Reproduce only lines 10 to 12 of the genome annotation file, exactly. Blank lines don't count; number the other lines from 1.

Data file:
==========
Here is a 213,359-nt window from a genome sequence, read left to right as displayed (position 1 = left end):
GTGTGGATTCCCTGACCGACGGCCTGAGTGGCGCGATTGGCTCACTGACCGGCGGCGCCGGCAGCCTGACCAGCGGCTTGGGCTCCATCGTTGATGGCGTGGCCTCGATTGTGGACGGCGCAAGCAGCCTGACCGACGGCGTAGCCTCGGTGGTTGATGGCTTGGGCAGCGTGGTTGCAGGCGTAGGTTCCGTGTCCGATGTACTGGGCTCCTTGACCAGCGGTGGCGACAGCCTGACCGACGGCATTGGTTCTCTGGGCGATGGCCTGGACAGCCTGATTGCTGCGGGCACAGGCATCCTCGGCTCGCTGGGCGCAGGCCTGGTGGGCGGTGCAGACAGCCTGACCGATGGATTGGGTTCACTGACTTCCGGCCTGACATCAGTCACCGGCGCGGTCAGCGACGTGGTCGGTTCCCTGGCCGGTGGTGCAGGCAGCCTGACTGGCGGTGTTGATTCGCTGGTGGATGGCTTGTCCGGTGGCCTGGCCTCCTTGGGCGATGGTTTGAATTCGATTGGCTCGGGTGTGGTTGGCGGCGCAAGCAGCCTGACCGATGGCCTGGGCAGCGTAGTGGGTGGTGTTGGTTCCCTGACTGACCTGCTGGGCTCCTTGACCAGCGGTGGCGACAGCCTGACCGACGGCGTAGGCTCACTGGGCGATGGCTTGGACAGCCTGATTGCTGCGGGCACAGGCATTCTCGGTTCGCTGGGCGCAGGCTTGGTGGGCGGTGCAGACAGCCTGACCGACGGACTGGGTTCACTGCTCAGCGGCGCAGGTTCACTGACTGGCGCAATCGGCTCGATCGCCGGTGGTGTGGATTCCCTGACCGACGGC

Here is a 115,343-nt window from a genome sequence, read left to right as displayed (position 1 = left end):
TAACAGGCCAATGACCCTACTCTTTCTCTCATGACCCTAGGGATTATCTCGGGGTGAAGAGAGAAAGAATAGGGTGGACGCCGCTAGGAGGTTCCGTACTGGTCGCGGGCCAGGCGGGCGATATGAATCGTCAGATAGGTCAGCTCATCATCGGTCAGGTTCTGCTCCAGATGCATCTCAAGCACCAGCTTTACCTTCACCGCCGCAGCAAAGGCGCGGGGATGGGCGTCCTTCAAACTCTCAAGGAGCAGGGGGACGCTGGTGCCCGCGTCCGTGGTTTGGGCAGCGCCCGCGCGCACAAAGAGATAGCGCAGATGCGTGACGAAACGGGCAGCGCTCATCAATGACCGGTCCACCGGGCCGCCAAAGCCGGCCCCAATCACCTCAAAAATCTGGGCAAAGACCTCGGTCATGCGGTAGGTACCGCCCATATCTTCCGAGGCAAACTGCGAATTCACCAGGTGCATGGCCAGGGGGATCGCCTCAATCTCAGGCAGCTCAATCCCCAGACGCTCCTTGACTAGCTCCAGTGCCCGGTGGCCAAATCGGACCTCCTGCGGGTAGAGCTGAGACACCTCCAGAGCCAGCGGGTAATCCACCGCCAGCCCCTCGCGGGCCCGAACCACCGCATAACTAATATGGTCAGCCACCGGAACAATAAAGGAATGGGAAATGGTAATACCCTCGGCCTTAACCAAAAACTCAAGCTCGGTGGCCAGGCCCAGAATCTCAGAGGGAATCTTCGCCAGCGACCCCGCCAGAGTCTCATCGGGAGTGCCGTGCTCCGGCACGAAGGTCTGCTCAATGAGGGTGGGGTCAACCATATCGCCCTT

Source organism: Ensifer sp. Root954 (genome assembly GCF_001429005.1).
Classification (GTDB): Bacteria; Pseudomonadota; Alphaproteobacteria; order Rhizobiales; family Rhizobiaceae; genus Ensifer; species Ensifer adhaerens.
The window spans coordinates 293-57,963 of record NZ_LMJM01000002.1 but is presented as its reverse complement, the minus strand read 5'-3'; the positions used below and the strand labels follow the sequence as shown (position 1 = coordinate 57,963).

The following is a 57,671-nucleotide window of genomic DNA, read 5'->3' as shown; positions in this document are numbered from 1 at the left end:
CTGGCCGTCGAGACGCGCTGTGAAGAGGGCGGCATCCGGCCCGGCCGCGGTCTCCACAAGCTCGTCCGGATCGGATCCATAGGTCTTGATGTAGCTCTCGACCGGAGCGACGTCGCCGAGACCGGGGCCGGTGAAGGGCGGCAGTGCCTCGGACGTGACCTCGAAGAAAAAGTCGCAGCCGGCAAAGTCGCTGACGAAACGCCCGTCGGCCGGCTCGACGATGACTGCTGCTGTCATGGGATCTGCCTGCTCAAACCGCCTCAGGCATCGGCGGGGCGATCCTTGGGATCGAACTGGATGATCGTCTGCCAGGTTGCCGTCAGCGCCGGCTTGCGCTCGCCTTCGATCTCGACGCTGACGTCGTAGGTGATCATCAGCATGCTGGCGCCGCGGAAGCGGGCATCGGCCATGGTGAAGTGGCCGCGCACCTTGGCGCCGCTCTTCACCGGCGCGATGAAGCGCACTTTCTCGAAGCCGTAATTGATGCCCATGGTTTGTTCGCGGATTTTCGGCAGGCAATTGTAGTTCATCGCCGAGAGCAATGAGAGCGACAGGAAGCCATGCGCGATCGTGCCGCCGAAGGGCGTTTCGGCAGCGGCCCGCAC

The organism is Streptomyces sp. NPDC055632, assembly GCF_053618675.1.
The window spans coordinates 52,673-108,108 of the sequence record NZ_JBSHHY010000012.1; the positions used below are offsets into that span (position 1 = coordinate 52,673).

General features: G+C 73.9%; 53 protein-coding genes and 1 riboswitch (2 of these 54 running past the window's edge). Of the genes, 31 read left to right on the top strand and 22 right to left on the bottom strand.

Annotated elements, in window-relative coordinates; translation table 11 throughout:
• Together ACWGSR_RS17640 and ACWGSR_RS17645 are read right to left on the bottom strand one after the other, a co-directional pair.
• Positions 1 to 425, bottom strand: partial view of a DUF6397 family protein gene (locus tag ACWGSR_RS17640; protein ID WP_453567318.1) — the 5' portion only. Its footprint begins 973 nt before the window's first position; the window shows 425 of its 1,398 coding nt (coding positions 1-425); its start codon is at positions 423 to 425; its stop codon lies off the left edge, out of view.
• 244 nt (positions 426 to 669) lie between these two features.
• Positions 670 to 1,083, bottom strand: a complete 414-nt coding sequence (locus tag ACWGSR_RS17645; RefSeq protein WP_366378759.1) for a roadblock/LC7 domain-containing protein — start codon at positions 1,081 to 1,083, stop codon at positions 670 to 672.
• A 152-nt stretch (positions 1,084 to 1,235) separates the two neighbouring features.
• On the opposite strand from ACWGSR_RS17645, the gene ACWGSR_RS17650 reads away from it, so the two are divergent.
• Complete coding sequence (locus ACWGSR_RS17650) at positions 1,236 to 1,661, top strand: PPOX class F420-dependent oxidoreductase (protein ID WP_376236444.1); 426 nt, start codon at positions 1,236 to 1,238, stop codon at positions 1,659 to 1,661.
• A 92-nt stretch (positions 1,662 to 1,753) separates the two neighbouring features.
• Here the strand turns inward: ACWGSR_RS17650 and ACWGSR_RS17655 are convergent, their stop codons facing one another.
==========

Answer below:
The organism is Streptomyces sp. NPDC055632, assembly GCF_053618675.1.
The window spans coordinates 52,673-108,108 of the sequence record NZ_JBSHHY010000012.1; the positions used below are offsets into that span (position 1 = coordinate 52,673).

General features: G+C 73.9%; 53 protein-coding genes and 1 riboswitch (2 of these 54 running past the window's edge). Of the genes, 31 read left to right on the top strand and 22 right to left on the bottom strand.